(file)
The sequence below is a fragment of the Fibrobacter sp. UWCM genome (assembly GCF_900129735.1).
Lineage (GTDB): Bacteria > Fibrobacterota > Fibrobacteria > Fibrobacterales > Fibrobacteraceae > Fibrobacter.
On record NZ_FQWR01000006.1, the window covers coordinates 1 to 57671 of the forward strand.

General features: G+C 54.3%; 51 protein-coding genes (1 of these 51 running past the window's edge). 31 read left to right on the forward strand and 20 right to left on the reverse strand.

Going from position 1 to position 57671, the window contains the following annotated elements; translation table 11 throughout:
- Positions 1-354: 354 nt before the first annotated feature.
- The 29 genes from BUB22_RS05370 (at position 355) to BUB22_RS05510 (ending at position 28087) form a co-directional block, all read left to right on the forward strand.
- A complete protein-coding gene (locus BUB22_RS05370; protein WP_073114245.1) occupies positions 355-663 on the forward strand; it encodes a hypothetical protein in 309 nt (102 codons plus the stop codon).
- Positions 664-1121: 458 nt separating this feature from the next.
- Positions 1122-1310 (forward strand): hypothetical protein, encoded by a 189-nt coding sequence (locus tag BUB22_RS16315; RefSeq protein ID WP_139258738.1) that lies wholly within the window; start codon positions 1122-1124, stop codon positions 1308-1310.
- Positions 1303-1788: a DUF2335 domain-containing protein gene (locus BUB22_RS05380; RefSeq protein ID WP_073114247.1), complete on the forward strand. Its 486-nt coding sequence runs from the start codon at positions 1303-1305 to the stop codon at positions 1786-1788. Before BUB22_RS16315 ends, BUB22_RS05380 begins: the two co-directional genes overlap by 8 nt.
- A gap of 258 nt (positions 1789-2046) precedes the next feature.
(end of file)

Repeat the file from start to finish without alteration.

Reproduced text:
The sequence below is a fragment of the Fibrobacter sp. UWCM genome (assembly GCF_900129735.1).
Lineage (GTDB): Bacteria > Fibrobacterota > Fibrobacteria > Fibrobacterales > Fibrobacteraceae > Fibrobacter.
On record NZ_FQWR01000006.1, the window covers coordinates 1 to 57671 of the forward strand.

General features: G+C 54.3%; 51 protein-coding genes (1 of these 51 running past the window's edge). 31 read left to right on the forward strand and 20 right to left on the reverse strand.

Going from position 1 to position 57671, the window contains the following annotated elements; translation table 11 throughout:
- Positions 1-354: 354 nt before the first annotated feature.
- The 29 genes from BUB22_RS05370 (at position 355) to BUB22_RS05510 (ending at position 28087) form a co-directional block, all read left to right on the forward strand.
- A complete protein-coding gene (locus BUB22_RS05370; protein WP_073114245.1) occupies positions 355-663 on the forward strand; it encodes a hypothetical protein in 309 nt (102 codons plus the stop codon).
- Positions 664-1121: 458 nt separating this feature from the next.
- Positions 1122-1310 (forward strand): hypothetical protein, encoded by a 189-nt coding sequence (locus tag BUB22_RS16315; RefSeq protein ID WP_139258738.1) that lies wholly within the window; start codon positions 1122-1124, stop codon positions 1308-1310.
- Positions 1303-1788: a DUF2335 domain-containing protein gene (locus BUB22_RS05380; RefSeq protein ID WP_073114247.1), complete on the forward strand. Its 486-nt coding sequence runs from the start codon at positions 1303-1305 to the stop codon at positions 1786-1788. Before BUB22_RS16315 ends, BUB22_RS05380 begins: the two co-directional genes overlap by 8 nt.
- A gap of 258 nt (positions 1789-2046) precedes the next feature.